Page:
November 11th, 2011

Remembrance Day: Poppy Prohibition

Theo Walcott will be wearing these specially embroidered boots for England’s fixture against Spain on Saturday. Image via Facebook.

It could have been a rough week for John Terry. Fabio Capello’s decision to include his captain in the squad against Spain and Sweden in the upcoming international friendlies was gearing up to be the talking point of the build up. In light of recent events, it’s unlikely that the Chelsea man would have come out unscathed.

Luckily for him, a little known FIFA directive involving shirt embroidery was about to blow the sock-challenged one right out of the headlines.

Images: AP Photo/Kirsty Wigglesworth, umbro.com, Richard Heathcote/Getty Images.

As you guys probably know, Remembrance Day is a big deal in UK Commonwealth countries. November 11th 1918 was the day that the Armistice was signed that brought an end to theĀ hostilitiesĀ of World War I. Every year on that date, people stop what they are doing at 11am and take part in two minutes silence to show respect for those who died in that war and those since.

In recent years, UK football clubs have taken to wearing an embroidered poppy on their shirts on game days around November 11th. It was intended that England and Wales would continue this tradition for their Saturday games vs. Spain and Norway respectively.

That is until FIFA refused to authorise the shirt embroidery on the grounds that “accepting such initiatives would open the door to similar initiatives from all over the world, jeopardising the neutrality of football.”

The decision was met with incredulity in most quarters, including among the England squad themselves. It quickly became clear that FIFA were not going to concede the point and despite intervention from Prime Minister David Cameron and even Prince William, England and Wales will not be wearing poppies on their shirts. They will however, be permitted to wear a black armband with a poppy on it.

Regardless, the best part of this whole story for us is the methods the FA and England players have devised to show their respect for the veterans. Although Joe Hart stated in a press conference yesterday that the players would not have defied the ban specifically, Theo Walcott (lead image) and Ashley Cole (left) will be wearing boots with a small poppy embroidered onto them for the game, while England’s kit will feature the poppy during Friday’s training session.

Jack Wilshere tweeted his thoughts on the matter this morning, Kickettes. He said “Thank you to all the soldiers who fought for this country to give us the life we have today! Never forget what you done for us!

With all the shenanigans in the game, it’s sometimes hard to remember what’s really important. Other times, not so much.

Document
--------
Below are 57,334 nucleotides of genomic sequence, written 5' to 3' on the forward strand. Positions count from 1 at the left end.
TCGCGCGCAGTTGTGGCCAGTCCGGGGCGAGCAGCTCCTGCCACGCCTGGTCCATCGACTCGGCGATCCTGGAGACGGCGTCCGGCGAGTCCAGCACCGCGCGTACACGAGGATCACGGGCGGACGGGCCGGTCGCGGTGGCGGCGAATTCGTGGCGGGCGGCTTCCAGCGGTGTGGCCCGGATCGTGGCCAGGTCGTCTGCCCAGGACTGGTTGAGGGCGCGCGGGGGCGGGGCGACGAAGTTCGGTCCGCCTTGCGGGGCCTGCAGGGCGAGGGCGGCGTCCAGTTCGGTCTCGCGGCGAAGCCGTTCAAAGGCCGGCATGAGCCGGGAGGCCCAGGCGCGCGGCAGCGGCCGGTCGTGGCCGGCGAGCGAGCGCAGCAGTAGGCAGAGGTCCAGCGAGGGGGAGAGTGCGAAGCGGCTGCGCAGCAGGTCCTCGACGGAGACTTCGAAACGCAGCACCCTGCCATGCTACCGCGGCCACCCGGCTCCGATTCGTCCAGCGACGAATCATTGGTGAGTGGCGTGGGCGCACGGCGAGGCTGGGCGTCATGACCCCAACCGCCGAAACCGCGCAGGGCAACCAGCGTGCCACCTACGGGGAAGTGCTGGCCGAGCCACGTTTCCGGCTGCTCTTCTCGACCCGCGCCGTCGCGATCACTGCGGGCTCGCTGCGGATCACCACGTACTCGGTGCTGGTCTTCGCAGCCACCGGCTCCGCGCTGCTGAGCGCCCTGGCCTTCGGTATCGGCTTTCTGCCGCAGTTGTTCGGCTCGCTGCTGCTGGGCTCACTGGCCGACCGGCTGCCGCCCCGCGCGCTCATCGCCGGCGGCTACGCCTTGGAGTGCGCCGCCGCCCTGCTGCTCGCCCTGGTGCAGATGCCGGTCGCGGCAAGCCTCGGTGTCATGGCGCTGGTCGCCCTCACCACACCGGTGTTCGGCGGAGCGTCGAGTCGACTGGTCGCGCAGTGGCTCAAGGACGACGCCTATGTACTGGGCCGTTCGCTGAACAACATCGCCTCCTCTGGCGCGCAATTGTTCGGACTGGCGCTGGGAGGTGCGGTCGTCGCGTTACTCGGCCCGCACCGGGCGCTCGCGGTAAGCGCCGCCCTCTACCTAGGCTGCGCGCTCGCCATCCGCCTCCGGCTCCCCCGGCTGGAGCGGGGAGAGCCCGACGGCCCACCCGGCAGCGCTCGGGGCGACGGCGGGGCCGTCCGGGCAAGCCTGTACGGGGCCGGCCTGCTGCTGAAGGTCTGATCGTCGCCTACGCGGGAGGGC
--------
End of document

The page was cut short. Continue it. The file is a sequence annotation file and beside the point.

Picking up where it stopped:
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9 Responses to “Remembrance Day: Poppy Prohibition”

  1. ArsenalFiesta says:

    Im thankful to be a canadian too!!

  2. Kat22 says:

    As a German who has a Brit as her better half I whole-heartedly support the Poppy Appeal and the Royal British Legion. I think it's a disgrace FIFA did not allow the England players to wear poppies on their shirts – the poppy isn't a political symbol; it's a way to honour the fallen and all those who continue to serve. All over the world.

    • xoWinnie says:

      thank you! FIFA are a bunch of tightasses who will only intervene in matters no one cares about.

      • littlegreenpea says:

        agreed. the poppy appeal should be honored, as should the brave people who fought for their countries (since it was not just england, or even the uk) and I don't see why FIFA should stand in the way of it. I will gladly support england AND the entire commonwealth if they choose to wear poppies on their shirts.

  3. Rossanera says:

    It IS hard to remember the important things sometimes. On that note – because Remembrance Day is celebrated not aonly in the UK but everywhere in the Commonwealth – as I honour those brave Canadians that gave their lives to freedom, I am thankful. I am thankful that Canada gave refuge to my family after our nation had been ravaged by war. I am thankful I myself have never known the horrors of war. I am thankful to be Canadian. And I am thankful for the men and women who continue to risk their lives in service of the country I love so much. #lestweforget

    • MH from NH says:

      and here in the US too, albeit as Veterans' Day. and yes, we have poppies too; the ones sold by the VFW go to supporting the families of veterans.

      • Rossanera says:

        I didn't know that! So glad I do now! I was really upset when I lost my poppy. Now I know I can find them here, too :)

    • Raincitygirl says:

      *hugs fellow Canadian*

      That's absolutely lovely. Reading stuff like this makes me happy my parents chose to move to Canada when I was a baby.

      • xoWinnie says:

        *tear tear tear* fellow Canadian immigrant child here!
        although i was hardly a baby when i moved here,
        i agree with everything you said Rossa, and you as well Raincitygirl
        so proud to be Canadian :)